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LMA (was SEITA) Bulldozers trash bushland from Westerfield to the Pines

This is the sequel to our important, long-running article,"SEITA Bulldozers imminent on Westerfield Bushland Sth Frankston - Picket-line plans up to Victorian Elections" (was "SEITA Bulldozers threaten...". Update, Monday 27 September 2010: VCAT Appeal and Be ready on site for action Tuesday 28 Sep
On 21 September 2010, Gillian Collins, who has led the defense of the Pines Bushland and wildlife corridors, against the Frankston Freeway for years now, may have taken her final physical stand on this on the battlefield at Westerfield, where she has been manning a picket-line since Monday 5 July 2010. I doubt, however, that we have heard Gillian's last word on this matter, because as she went down, she was brandishing papers and talking barristers.


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[Clarification: Linking Melbourne Authority is the new organisation or name which has replaced SEITA in this section of the Freeway. It's hard to keep up with these name changes.]

Update, Monday 27 September 2010: VCAT Appeal and Be ready on site for action Tuesday 28 Sep

Here is news from the front concerning the threatened destruction of historic Westerfield with construction of Peninsula Link (Frankston Bypass). As reported earlier. on Thursday 23 September 2010 Roads Minister Tim Pallas gave an undertaking that work would be suspended until after a VCAT appeal had been heard.

The AbiGroup and its sub-contractors are apparently not working on the property today, Monday, because they have an agreement with CFMEU to honor their "lock down" week-end.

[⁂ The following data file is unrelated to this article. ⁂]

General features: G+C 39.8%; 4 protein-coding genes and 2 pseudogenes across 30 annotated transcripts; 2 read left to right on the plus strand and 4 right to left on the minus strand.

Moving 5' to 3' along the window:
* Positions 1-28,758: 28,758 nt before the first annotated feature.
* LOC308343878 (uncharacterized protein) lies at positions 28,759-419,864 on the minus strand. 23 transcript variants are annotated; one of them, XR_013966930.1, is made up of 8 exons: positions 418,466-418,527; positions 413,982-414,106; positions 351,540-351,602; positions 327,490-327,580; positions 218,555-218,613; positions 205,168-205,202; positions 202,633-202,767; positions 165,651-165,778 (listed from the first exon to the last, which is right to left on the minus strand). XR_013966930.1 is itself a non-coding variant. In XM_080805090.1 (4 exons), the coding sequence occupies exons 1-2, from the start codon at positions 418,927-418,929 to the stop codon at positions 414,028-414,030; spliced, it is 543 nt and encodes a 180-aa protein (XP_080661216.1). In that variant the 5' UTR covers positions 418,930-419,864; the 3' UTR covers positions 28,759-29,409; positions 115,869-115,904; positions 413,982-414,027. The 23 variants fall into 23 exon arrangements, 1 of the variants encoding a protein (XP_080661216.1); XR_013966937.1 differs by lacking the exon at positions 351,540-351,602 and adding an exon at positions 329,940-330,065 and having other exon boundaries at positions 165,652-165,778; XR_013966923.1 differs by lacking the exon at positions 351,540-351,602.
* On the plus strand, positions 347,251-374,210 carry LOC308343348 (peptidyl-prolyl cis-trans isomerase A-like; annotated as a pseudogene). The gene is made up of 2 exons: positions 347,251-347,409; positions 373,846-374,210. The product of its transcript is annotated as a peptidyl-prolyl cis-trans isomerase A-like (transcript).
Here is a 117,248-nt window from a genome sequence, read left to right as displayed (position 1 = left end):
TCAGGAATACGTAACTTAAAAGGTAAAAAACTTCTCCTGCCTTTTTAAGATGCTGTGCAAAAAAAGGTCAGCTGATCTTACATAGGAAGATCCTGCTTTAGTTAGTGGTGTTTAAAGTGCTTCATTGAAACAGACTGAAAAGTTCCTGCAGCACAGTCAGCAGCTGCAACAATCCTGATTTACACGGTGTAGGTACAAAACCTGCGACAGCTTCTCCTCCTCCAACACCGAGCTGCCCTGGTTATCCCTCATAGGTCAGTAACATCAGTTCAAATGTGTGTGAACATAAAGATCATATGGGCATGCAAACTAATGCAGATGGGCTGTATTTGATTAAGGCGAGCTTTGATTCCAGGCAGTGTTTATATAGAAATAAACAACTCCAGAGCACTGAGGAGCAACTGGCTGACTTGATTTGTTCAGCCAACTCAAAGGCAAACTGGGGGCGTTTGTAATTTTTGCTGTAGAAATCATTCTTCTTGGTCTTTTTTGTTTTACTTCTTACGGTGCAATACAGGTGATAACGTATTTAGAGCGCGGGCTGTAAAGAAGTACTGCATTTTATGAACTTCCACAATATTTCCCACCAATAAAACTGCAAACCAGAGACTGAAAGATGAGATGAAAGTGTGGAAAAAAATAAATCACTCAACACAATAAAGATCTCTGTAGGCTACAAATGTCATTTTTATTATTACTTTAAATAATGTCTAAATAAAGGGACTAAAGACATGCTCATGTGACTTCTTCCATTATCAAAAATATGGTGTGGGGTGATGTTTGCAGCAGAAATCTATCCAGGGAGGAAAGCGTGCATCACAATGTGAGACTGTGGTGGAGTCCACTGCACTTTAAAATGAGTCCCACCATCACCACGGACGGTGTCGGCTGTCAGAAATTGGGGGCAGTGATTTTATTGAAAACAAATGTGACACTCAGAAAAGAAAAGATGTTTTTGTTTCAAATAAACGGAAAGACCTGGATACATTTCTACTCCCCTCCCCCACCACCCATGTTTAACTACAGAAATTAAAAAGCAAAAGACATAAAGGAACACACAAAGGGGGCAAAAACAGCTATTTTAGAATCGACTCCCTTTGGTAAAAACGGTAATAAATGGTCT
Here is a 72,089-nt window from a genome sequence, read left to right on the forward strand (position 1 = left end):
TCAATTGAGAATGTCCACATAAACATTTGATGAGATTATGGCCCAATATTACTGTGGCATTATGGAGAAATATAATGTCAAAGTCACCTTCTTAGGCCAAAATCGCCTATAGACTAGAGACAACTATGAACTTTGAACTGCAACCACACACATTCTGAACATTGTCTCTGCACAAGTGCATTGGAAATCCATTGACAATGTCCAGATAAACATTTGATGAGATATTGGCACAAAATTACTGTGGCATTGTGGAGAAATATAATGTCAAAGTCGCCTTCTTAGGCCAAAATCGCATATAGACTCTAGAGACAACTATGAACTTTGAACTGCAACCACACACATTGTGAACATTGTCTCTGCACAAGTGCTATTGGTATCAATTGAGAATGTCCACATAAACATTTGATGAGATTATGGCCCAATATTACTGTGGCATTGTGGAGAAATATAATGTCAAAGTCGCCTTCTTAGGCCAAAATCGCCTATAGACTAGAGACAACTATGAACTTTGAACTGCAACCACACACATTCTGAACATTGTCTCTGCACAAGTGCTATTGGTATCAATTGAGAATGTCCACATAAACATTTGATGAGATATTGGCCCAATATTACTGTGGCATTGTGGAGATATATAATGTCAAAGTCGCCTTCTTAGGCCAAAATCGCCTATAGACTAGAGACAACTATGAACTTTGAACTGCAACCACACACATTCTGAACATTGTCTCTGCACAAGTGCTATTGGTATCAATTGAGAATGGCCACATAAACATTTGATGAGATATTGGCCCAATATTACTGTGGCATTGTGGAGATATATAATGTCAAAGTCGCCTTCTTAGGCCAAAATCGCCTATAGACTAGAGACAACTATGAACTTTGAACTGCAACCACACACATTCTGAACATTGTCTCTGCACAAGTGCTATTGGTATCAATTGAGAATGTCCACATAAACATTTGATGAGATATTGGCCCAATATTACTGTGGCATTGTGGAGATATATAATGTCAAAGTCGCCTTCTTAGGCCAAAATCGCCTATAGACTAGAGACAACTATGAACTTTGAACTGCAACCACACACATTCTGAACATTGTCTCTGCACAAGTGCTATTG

Gillian Collins says that if the AbiGroup and Linking Melbourne authority do not comply with Minister Pallas' decision to suspend the work until the VCAT appeal has been heard, then we will need to show up in force at Westerfield on Tuesday - tomorrow - to continue to make our case.

So the message is - prepare to come to Westerfield tomorrow early if possible. Check later today on www.savethepines.net. This will have current information. Gillian suggests that if there is to be a picket tomorrow coming to the Westerfield house parking lot and then walking down to the picket line. Hundreds of people have visited the picket over the past months. The community support is very much appreciated.

Contact: Gillian Collins, Pines Protectors Phone: 03-9782-5116 Mobile: 0414 309 960
Source: Julianne Bell, Protectors of Public Land

From Gillian: Update#1, 0815hrs, 23-9-2010

Police informed Gillian and site manager confirmed that no trees will be cut down today. Site fences will be built.

From Gillian: Update #2, 22-9-2010

It was a long day today - but what a day! About 60 protestors came to our community picket today and stopped the bulldozers. We owe you such a great debt of gratitude. As Shakespeare's Richard V said in a very loose modern translation - you should have been there!

I am in awe of the courage shown by our faithful band, and by the exceptional work and support shown by the two CFMEU organisers who came to help. Thanks to them and some great mediation by the Frankston Police, we have a short reprieve until 7:00am Thursday morning. Between now and then the Pines Protectors under the auspices of the Frankston North Community Group, Inc. will be filing a case with VCAT to stop the contractor until offsets required by the Native Vegetation Framework are secured. We will also continue to work with the CFMEU and the contractor to get more time.